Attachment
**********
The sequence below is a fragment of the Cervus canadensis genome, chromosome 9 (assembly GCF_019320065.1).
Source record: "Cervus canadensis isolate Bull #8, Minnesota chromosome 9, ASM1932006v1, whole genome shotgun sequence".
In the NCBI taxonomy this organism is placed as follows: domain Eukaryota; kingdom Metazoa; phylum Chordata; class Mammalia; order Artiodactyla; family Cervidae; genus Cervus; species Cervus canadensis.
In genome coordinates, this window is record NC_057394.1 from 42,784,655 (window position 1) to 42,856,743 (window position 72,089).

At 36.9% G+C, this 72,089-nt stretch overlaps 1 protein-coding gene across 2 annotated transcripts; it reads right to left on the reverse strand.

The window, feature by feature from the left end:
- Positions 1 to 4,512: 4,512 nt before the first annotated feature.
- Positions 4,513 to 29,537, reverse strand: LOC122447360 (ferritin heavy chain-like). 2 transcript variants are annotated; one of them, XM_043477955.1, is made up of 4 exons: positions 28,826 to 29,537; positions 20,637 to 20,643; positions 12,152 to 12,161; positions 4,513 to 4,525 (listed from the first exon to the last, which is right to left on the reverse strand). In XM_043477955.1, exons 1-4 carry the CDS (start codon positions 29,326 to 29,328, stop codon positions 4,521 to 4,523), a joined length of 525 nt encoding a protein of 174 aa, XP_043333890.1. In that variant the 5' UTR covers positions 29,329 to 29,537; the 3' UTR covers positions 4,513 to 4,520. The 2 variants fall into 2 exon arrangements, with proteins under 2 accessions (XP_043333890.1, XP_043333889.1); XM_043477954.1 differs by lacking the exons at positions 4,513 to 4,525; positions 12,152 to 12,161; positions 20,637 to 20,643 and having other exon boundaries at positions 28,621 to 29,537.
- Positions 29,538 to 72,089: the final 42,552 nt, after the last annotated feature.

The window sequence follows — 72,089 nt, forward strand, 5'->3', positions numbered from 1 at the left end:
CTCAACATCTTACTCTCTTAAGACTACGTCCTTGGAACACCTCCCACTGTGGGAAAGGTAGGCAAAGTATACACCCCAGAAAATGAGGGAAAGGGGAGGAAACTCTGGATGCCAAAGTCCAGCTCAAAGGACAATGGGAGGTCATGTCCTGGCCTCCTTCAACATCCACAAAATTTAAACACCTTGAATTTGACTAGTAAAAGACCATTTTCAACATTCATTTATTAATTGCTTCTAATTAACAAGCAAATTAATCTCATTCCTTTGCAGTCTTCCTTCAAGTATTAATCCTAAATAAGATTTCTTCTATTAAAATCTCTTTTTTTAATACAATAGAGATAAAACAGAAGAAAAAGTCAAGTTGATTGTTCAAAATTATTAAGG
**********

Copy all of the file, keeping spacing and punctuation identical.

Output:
The sequence below is a fragment of the Cervus canadensis genome, chromosome 9 (assembly GCF_019320065.1).
Source record: "Cervus canadensis isolate Bull #8, Minnesota chromosome 9, ASM1932006v1, whole genome shotgun sequence".
In the NCBI taxonomy this organism is placed as follows: domain Eukaryota; kingdom Metazoa; phylum Chordata; class Mammalia; order Artiodactyla; family Cervidae; genus Cervus; species Cervus canadensis.
In genome coordinates, this window is record NC_057394.1 from 42,784,655 (window position 1) to 42,856,743 (window position 72,089).

At 36.9% G+C, this 72,089-nt stretch overlaps 1 protein-coding gene across 2 annotated transcripts; it reads right to left on the reverse strand.

The window, feature by feature from the left end:
- Positions 1 to 4,512: 4,512 nt before the first annotated feature.
- Positions 4,513 to 29,537, reverse strand: LOC122447360 (ferritin heavy chain-like). 2 transcript variants are annotated; one of them, XM_043477955.1, is made up of 4 exons: positions 28,826 to 29,537; positions 20,637 to 20,643; positions 12,152 to 12,161; positions 4,513 to 4,525 (listed from the first exon to the last, which is right to left on the reverse strand). In XM_043477955.1, exons 1-4 carry the CDS (start codon positions 29,326 to 29,328, stop codon positions 4,521 to 4,523), a joined length of 525 nt encoding a protein of 174 aa, XP_043333890.1. In that variant the 5' UTR covers positions 29,329 to 29,537; the 3' UTR covers positions 4,513 to 4,520. The 2 variants fall into 2 exon arrangements, with proteins under 2 accessions (XP_043333890.1, XP_043333889.1); XM_043477954.1 differs by lacking the exons at positions 4,513 to 4,525; positions 12,152 to 12,161; positions 20,637 to 20,643 and having other exon boundaries at positions 28,621 to 29,537.
- Positions 29,538 to 72,089: the final 42,552 nt, after the last annotated feature.

The window sequence follows — 72,089 nt, forward strand, 5'->3', positions numbered from 1 at the left end:
CTCAACATCTTACTCTCTTAAGACTACGTCCTTGGAACACCTCCCACTGTGGGAAAGGTAGGCAAAGTATACACCCCAGAAAATGAGGGAAAGGGGAGGAAACTCTGGATGCCAAAGTCCAGCTCAAAGGACAATGGGAGGTCATGTCCTGGCCTCCTTCAACATCCACAAAATTTAAACACCTTGAATTTGACTAGTAAAAGACCATTTTCAACATTCATTTATTAATTGCTTCTAATTAACAAGCAAATTAATCTCATTCCTTTGCAGTCTTCCTTCAAGTATTAATCCTAAATAAGATTTCTTCTATTAAAATCTCTTTTTTTAATACAATAGAGATAAAACAGAAGAAAAAGTCAAGTTGATTGTTCAAAATTATTAAGG